Vaudeville developed from many sources, including the concert saloon, minstrelsy, freak shows, dime museums, and literary American burlesque. Called “the heart of American show business,” vaudeville was one of the most popular types of entertainment in North America for several decades.
The continued growth of the lower-priced cinema in the early 1910s dealt the heaviest blow to vaudeville. This was similar to the advent of free broadcast television‘s diminishing the cultural and economic strength of the cinema. Cinema was first regularly commercially presented in the US in vaudeville halls. The first public showing of movies projected on a screen took place at Koster and Bial’s Music Hall in 1896. Lured by greater salaries and less arduous working conditions, many performers and personalities, such as Al Jolson, W. C. Fields, Mae West, Buster Keaton, the Marx Brothers, Jimmy Durante, Bill “Bojangles” Robinson, Edgar Bergen, Fanny Brice, Burns and Allen, and Eddie Cantor, used the prominence gained in live variety performance to vault into the new medium of cinema.
In so doing, such performers often exhausted in a few moments of screen time the novelty of an act that might have kept them on tour for several years. Other performers who entered in vaudeville’s later years, including Jack Benny, Abbott and Costello, Kate Smith, Cary Grant, Bob Hope, Milton Berle, Judy Garland, Rose Marie, Sammy Davis, Jr., Red Skelton, and The Three Stooges, used vaudeville only as a launching pad for later careers. They left live performance before achieving the national celebrity of earlier vaudeville stars, and found fame in new venues.
The line between live and filmed performances was blurred by the number of vaudeville entrepreneurs who made more or less successful forays into the movie business. For example, Alexander Pantages quickly realized the importance of motion pictures as a form of entertainment. He incorporated them in his shows as early as 1902. Later, he entered into partnership with the Famous Players-Lasky, a major Hollywood production company and an affiliate of Paramount Pictures.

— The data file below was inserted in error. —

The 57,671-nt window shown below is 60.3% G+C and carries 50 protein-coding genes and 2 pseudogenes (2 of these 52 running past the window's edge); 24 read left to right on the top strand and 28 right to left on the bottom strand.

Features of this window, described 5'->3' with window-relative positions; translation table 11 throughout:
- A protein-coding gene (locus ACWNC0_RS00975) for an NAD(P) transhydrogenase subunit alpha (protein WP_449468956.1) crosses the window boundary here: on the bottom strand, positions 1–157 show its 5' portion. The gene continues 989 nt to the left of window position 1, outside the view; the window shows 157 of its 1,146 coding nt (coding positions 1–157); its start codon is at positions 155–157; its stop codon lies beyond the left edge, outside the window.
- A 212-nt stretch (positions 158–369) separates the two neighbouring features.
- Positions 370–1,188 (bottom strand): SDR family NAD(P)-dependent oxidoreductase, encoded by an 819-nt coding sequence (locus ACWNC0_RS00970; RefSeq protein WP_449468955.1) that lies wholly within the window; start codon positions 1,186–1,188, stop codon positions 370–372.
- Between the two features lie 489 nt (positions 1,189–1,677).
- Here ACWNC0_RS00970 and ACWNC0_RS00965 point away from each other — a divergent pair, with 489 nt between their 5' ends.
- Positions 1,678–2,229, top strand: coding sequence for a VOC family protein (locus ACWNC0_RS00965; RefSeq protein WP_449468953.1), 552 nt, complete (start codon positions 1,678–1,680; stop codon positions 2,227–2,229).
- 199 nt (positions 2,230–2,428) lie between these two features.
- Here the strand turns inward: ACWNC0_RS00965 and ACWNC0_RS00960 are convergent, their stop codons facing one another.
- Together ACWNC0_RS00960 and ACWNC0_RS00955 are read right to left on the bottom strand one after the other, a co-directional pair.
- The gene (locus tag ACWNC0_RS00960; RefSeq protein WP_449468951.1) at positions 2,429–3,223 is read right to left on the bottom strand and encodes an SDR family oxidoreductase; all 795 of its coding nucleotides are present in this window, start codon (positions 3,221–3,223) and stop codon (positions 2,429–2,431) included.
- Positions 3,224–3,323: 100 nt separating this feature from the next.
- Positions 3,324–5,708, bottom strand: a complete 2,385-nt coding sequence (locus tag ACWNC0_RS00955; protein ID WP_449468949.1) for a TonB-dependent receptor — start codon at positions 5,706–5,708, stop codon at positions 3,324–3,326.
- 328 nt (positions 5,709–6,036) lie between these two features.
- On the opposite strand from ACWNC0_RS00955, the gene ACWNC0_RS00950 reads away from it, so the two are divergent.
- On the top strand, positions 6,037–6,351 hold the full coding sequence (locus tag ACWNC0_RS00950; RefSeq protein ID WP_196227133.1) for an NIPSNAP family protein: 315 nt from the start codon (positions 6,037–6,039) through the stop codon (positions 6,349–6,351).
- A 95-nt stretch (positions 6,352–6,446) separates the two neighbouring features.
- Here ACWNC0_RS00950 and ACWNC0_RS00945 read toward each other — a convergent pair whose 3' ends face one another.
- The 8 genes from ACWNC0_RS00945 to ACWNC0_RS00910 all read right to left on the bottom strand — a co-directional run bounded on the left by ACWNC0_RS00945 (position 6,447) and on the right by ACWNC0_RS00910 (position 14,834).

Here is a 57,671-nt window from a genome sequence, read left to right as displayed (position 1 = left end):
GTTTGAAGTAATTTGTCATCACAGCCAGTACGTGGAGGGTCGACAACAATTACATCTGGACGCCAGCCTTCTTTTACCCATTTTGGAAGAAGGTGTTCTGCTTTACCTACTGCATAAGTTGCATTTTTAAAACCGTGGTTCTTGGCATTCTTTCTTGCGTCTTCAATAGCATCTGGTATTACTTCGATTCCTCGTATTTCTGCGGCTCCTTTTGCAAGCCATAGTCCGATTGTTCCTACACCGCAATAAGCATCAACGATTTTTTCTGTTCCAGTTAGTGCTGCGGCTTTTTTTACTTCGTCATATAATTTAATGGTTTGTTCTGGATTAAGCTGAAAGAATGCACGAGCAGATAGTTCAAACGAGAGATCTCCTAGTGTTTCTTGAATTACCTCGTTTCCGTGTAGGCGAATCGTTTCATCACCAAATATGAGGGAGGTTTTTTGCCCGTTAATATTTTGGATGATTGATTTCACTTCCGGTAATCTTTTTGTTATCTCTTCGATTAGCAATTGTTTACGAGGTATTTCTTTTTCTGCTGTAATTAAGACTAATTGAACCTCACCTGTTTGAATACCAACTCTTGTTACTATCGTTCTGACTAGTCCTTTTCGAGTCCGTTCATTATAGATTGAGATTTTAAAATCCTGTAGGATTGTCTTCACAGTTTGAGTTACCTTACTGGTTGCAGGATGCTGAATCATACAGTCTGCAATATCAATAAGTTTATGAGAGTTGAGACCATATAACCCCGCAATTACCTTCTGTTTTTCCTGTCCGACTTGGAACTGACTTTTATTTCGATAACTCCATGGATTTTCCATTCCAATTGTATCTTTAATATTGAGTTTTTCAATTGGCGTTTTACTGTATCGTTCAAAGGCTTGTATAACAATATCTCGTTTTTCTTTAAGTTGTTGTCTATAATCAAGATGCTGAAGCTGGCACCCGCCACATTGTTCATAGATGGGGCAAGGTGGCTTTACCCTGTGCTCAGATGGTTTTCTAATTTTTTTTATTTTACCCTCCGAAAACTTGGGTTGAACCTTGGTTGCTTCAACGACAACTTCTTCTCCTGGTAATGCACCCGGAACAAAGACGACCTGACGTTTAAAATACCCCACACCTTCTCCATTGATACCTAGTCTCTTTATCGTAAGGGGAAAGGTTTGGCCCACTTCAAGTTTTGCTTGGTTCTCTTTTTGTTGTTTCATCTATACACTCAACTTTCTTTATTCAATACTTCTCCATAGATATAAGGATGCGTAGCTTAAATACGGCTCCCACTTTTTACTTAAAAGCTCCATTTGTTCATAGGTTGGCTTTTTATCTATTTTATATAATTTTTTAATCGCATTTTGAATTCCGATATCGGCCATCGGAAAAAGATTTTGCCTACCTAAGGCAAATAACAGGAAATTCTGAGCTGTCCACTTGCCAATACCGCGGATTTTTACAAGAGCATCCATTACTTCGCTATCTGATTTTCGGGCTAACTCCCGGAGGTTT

By the late 1920s, most vaudeville shows included a healthy selection of cinema. Earlier in the century, many vaudevillians, cognizant of the threat represented by cinema, held out hope that the silent nature of the “flickering shadow sweethearts” would preclude their usurpation of the paramount place in the public’s affection. With the introduction of talking pictures in 1926, the burgeoning film studios removed what had remained the chief difference in favor of live theatrical performance: spoken dialogue. Historian John Kenrick wrote:
“Top vaudeville stars filmed their acts for one-time pay-offs, inadvertently helping to speed the death of vaudeville. After all, when “small time” theatres could offer “big time” performers on screen at a nickel a seat, who could ask audiences to pay higher amounts for less impressive live talent? The newly-formed RKO studios took over the famed Orpheum vaudeville circuit and swiftly turned it into a chain of full-time movie theaters. The half-century tradition of vaudeville was effectively wiped out within less than four years.”
Inevitably, managers further trimmed costs by eliminating the last of the live performances. Vaudeville also suffered due to the rise of broadcast radio following the greater availability of inexpensive receiver sets later in the decade. Even the hardiest in the vaudeville industry realized the form was in decline; the perceptive understood the condition to be terminal. The standardized film distribution and talking pictures of the 1930s confirmed the end of vaudeville. By 1930, the vast majority of formerly live theatres had been wired for sound, and none of the major studios was producing silent pictures. For a time, the most luxurious theatres continued to offer live entertainment, but most theatres were forced by the Great Depression to economize.
Some in the industry blamed cinema’s drain of talent from the vaudeville circuits for the medium’s demise. Others argued that vaudeville had allowed its performances to become too familiar to its famously loyal, now seemingly fickle audiences.
There was no abrupt end to vaudeville, though the form was clearly sagging by the late 1920s. Joseph Kennedy in a hostile buy-out acquired the Keith-Albee-Orpheum Theaters Corporation (KAO), which had more than 700 vaudeville theaters across the United States which had begun showing movies. The shift of New York City’s Palace Theatre, vaudeville’s epicenter, to an exclusively cinema presentation on November 16, 1932 is often considered to have been the death knell of vaudeville. No single event is more reflective of its gradual withering.
Though talk of its resurrection was heard during the 1930s and later, the demise of the supporting apparatus of the circuits and the higher cost of live performance made any large-scale renewal of vaudeville unrealistic. (Wikipedia)